Community Capacity Fund for queer organizations set to expire

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In May 2020, the federal government released the LGBTQ2 Community Capacity Fund in which the stated objective was “to build a stronger capacity and networks of LGBTQ2+ community organizers.”

(Twitter.com/@marciien)

This was a milestone moment for many LGBTQ2+ organizations. The LGBTQ Community Capacity Fund offered $20 million in grants to over 76 LGBTQ+ service organizations across Canada who were in need of funding for salaries, administrative costs, services, projects, and care.

The majority of LGBTQ+ services are operated by volunteers or a few staff members. However, to provide successful and vital services to queer and trans Canadians, organizations need persistent funding.

Many of the smaller organizations in more rural areas that benefited from grants through the Fund were also some of the first LGBTQ+ community service organizations of their kind in their region.

The Community Capacity Fund is set to expire in March of 2022. The 2021 federal budget announced $15M stretched over three years in funding for LGBTQ+ organizations throughout the entire country. However, there is no immediate replacement for the Community Capacity Fund.

Statement from M.P. Wayne Long

Wayne Long, Member of Parliament for the Saint John-Rothesay riding, said in a statement for The Baron that “…it’s important to recognize that this funding was never renewable. The intention of this funding was to provide support during the initial stages of the pandemic to groups that needed it. With that being said, I will fight to ensure that this funding is renewed by our government.”

Response to the cancellation from non-profits

The Enchanté Network, Canada’s largest network of 2SLGBTQI+ organizations, is calling for increased federal investment in these organizations. They believe that a lack of replacement for the LGBTQ Community Capacity Fund could lead to the closure of many organizations and services that would be devastating for local queer and trans people.

In addition to the renewed capacity fund, the organization is asking the federal government to work toward providing $25 million in annual continual funding for LGBTQ2S+ organizations that deliver front-line services so that its work can carry on once the new plan is released in the next few weeks.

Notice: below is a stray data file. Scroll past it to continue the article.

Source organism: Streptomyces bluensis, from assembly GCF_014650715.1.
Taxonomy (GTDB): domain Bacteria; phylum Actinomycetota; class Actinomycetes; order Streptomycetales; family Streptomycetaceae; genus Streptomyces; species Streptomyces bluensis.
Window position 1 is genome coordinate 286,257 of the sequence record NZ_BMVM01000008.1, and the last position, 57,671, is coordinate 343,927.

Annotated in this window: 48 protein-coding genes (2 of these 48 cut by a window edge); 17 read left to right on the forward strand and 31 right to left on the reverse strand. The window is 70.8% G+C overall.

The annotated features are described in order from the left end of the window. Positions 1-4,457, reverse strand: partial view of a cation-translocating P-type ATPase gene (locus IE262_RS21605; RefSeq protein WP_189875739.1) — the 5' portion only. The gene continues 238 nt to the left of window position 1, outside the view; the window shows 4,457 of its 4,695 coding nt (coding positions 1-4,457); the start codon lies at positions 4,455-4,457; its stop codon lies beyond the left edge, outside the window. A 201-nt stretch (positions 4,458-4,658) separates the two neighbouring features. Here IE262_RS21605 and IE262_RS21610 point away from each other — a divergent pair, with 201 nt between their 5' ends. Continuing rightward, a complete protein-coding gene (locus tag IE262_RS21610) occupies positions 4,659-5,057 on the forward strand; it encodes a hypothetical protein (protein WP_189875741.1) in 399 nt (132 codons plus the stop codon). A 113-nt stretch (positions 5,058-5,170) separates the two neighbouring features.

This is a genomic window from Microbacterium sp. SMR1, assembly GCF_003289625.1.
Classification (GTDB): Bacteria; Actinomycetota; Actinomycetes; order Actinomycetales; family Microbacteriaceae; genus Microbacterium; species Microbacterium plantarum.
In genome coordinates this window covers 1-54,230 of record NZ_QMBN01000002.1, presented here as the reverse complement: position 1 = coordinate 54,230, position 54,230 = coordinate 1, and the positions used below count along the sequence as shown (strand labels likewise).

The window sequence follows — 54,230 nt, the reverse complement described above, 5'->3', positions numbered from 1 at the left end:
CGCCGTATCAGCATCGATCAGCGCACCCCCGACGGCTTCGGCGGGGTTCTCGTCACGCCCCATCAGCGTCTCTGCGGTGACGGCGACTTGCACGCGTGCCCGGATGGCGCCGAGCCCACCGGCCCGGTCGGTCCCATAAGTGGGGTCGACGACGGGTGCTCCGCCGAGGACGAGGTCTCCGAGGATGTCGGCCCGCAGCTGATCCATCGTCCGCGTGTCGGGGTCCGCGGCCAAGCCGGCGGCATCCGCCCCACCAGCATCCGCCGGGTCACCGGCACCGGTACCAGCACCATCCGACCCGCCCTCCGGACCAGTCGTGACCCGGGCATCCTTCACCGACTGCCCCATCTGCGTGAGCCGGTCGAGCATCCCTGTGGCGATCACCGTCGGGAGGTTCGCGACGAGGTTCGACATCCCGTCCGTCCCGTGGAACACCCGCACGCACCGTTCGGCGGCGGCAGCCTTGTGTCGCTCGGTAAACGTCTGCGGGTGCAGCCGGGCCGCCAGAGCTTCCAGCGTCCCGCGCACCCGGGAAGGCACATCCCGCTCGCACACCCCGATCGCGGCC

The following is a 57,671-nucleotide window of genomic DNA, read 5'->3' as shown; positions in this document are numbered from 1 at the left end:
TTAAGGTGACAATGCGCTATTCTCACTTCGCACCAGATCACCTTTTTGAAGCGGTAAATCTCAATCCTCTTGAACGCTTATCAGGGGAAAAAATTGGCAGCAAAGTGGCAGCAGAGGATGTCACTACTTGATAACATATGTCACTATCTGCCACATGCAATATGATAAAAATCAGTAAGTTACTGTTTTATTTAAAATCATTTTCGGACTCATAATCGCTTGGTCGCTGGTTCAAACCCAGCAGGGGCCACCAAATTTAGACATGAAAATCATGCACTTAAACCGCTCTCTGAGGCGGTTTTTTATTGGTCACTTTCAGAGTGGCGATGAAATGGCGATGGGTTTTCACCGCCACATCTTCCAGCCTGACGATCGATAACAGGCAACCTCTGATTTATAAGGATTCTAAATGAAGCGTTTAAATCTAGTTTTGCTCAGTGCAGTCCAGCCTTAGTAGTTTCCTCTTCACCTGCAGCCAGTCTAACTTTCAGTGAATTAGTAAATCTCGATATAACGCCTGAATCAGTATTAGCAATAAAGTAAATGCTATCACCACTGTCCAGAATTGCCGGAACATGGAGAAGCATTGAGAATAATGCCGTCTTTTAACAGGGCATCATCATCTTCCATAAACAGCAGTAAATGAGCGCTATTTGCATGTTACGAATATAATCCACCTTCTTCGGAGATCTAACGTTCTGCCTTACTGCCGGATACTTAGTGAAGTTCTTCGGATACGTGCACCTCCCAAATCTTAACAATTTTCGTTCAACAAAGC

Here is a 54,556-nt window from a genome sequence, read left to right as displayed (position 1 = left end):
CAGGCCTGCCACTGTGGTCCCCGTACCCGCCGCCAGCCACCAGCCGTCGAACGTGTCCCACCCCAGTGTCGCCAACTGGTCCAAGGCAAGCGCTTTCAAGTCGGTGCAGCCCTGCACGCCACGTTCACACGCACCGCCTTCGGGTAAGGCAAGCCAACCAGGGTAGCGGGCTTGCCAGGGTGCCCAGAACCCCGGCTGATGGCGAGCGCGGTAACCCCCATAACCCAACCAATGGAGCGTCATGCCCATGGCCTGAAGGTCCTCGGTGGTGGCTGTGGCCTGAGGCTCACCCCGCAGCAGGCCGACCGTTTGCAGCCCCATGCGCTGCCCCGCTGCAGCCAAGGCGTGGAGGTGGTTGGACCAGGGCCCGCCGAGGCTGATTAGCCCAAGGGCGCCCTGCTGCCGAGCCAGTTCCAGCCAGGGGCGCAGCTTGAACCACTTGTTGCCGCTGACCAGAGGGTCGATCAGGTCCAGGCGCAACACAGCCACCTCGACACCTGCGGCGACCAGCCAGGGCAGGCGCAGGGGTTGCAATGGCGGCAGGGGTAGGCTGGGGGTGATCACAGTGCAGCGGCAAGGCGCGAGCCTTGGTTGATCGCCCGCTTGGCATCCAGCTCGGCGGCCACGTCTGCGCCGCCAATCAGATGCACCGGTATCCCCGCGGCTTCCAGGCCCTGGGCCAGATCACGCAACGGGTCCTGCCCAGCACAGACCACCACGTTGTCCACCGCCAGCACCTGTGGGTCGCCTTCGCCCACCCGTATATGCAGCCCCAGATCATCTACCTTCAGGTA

“This was the first-ever fund of its kind in Canadian history,” says Tyler Boyce, executive director of Enchanté. “For a long time, queer and trans organizations have been excluded from funding opportunities at the federal level due to systemic homophobia and transphobia, as well as just not being considered and brought into those key conversations around funding opportunities.”

The federal government announced that it is developing the first-ever LGBTQ National Action Plan and its commitment to sustain 2SLGBTQI+ capacity-building funds as part of Marci Ien’s (Minister for Women and Gender Equality of Canada) mandate. There is no set date for its release.

Boyce says the $15 million capacity fund has changed lives all over Canada, and with this, there’s a sense of urgency for its renewal. There are currently no calls for proposals for any future funding, leaving organizations that rely on the funds to worry whether they will be able to keep their doors open.

Response from local organization Chroma NB

(CHROMA/Website)

Chroma is a community advocacy organization focusing on creating a strong unifying voice in support of 2SLGBTQIA+ people in the Saint John region. Their goal is to promote initiatives that highlight issues that impact our community.

Chroma hosts several projects and events to help community members make friends, form bonds, build support, learn new skills, and creatively form a self-image within compassionate like-minded community members.

Alex Ash, Chroma’s President, spoke with The Baron about this issue, stating “…unfortunately, the lack of current funding opportunities means a lack of security for the organization. We are so grateful to have had the opportunity to grow our capacity this year and we hope that there will be more federal funding for underrepresented groups in the future”

In terms of their work, Ash said, “We want to continue our work and mobilize the 2SLGBTQIA+ community here in New Brunswick. Right now we have a strong volunteer board but we cannot exist on volunteers alone. I hope that irrespective of funding, the community continues to support us and tell us what they need. We hope to strengthen partnerships with the UNB group True Colours this year and are open to other collaborations as well.”